Immunocytochemical localization on O2-sensing protein (NADPH oxidase) in chemoreceptor cells.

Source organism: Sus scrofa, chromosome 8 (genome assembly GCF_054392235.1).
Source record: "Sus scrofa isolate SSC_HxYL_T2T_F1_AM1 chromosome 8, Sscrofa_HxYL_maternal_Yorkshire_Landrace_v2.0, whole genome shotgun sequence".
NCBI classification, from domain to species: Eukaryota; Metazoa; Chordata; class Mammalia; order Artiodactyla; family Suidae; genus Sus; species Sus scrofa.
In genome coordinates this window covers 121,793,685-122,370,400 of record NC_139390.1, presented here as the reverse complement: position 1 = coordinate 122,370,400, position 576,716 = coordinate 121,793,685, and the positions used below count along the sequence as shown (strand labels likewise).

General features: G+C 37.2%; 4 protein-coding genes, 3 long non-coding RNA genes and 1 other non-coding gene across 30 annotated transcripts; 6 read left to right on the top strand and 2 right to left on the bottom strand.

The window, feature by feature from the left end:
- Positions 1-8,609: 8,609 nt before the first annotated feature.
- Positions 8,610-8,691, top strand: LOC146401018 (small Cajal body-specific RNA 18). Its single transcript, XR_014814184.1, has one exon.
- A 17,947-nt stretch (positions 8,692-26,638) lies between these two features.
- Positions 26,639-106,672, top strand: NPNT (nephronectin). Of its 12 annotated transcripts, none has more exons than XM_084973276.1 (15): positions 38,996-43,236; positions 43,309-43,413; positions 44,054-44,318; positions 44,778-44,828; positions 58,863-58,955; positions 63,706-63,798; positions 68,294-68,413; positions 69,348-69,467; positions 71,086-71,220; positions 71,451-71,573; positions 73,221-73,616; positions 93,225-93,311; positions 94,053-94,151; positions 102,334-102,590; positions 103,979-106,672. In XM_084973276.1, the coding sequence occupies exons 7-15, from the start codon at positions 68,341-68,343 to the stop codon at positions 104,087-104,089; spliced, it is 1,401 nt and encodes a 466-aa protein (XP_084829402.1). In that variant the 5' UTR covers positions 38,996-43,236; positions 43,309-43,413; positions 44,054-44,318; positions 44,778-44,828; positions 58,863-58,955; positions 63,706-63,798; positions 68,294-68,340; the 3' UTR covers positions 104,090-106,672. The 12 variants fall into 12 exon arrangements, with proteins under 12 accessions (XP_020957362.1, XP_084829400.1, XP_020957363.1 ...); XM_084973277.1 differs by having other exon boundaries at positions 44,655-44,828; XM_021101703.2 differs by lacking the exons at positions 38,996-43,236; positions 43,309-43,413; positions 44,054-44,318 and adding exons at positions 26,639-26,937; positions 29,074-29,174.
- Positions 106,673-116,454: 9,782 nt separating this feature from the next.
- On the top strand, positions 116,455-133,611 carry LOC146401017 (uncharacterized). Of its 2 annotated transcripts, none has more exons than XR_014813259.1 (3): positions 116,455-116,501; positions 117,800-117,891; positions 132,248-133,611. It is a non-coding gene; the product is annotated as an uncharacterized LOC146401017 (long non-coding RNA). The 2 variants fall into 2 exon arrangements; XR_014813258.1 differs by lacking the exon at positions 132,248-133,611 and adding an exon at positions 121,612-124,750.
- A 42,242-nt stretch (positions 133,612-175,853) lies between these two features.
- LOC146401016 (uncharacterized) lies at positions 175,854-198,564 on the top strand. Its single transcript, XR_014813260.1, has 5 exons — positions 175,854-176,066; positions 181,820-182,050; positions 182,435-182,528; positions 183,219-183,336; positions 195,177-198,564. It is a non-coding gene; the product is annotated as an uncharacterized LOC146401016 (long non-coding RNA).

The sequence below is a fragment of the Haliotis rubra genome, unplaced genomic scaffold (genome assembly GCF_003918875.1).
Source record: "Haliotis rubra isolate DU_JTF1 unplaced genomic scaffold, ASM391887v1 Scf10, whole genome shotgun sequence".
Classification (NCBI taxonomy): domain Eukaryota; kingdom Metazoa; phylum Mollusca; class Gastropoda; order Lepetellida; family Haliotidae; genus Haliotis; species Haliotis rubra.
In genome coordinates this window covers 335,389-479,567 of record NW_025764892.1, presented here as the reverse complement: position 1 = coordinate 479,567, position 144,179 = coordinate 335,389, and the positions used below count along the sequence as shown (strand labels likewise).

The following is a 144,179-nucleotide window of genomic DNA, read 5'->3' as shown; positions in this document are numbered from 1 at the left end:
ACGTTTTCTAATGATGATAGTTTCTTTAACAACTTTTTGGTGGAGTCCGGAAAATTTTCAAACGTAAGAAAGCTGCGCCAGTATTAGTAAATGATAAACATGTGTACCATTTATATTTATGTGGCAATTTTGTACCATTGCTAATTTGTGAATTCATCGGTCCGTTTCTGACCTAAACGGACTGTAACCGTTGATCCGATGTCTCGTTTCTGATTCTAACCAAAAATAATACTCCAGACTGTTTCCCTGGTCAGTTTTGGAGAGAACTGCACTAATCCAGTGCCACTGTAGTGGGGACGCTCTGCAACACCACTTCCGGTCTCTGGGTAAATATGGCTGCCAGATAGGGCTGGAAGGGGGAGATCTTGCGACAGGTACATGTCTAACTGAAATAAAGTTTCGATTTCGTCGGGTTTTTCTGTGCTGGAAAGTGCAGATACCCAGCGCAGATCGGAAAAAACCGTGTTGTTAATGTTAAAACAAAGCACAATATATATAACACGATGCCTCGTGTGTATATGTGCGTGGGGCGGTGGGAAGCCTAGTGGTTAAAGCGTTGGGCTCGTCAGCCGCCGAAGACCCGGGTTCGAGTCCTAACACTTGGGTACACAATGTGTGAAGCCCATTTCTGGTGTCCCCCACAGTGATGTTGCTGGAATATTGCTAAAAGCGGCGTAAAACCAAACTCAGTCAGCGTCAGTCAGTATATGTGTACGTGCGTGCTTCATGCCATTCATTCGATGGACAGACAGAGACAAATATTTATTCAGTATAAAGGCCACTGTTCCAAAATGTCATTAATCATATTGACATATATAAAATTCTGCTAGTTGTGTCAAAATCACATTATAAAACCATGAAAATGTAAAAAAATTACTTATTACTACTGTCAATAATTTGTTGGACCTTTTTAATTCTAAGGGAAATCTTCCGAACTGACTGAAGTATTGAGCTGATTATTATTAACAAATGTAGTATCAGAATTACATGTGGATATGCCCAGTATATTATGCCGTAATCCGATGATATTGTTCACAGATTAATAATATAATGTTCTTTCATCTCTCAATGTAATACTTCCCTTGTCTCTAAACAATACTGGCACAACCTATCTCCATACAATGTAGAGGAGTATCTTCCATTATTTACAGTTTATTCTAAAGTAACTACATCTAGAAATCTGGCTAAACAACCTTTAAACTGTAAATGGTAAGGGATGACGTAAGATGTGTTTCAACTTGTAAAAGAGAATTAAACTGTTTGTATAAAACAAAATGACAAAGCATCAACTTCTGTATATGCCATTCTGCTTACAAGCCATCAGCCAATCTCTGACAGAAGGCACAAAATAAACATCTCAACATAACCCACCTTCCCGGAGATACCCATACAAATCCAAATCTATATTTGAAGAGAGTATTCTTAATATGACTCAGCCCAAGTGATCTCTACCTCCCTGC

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A potential candidate for an oxygen-sensing protein in chemoreceptor cells is a heme-linked multicomponent NADPH oxidase, originally described in neutrophils. The postulated function for the oxidase in chemoreceptor cells is to signal changes in oxygen levels (either in the blood or in the airway lumen) via changes in oxygen metabolite production. An alteration in either superoxide (or dismuted hydrogen peroxide) production may affect the gating properties of the O2-sensitive K+ channels. We have previously reported immunohistochemical localization of gp91 glycoprotein component of the oxidase to the plasma membrane of pulmonary neuroepithelial body (NEB) cells. In this study we have investigated the immunocytochemical localization of the other polypeptide components of the oxidase in NEB cells and in the glomus cells of the carotid body. Cultures of dissociated fetal rabbit NEB cells and newborn rat glomus cells were immunostained with specific antibodies recognizing the various polypeptide subunits of the oxidase using indirect immunofluorescence methods. Immunostaining with the anti-oxidase antibodies reveal strong positive reaction in both NEB and glomus cell clusters while other cells were unstained. The positive reaction product was localized to the plasma membrane and/or cytoplasm and no nuclear staining was observed. Live cell labelling studies with anti-p22 antibody showed positive immunofluorescence on the surface of NEB cells, suggesting that this component of the oxidase is also associated with the plasma membrane. In glomus cells, similar strongly positive immunofluorescence signal was observed for p22 and gp91 in paraformaldehyde-fixed cultures, regardless whether they were permeabilized or not. Taken together, our findings of cell surface localization of gp91 and p22 components of the oxidase in chemoreceptive cells suggests that the heme-linked cytochrome b558 component is associated with the plasma membrane. This association allows for direct interaction with the O2-sensitive K+ channel thus forming the molecular complex of membrane bound O2 sensor.
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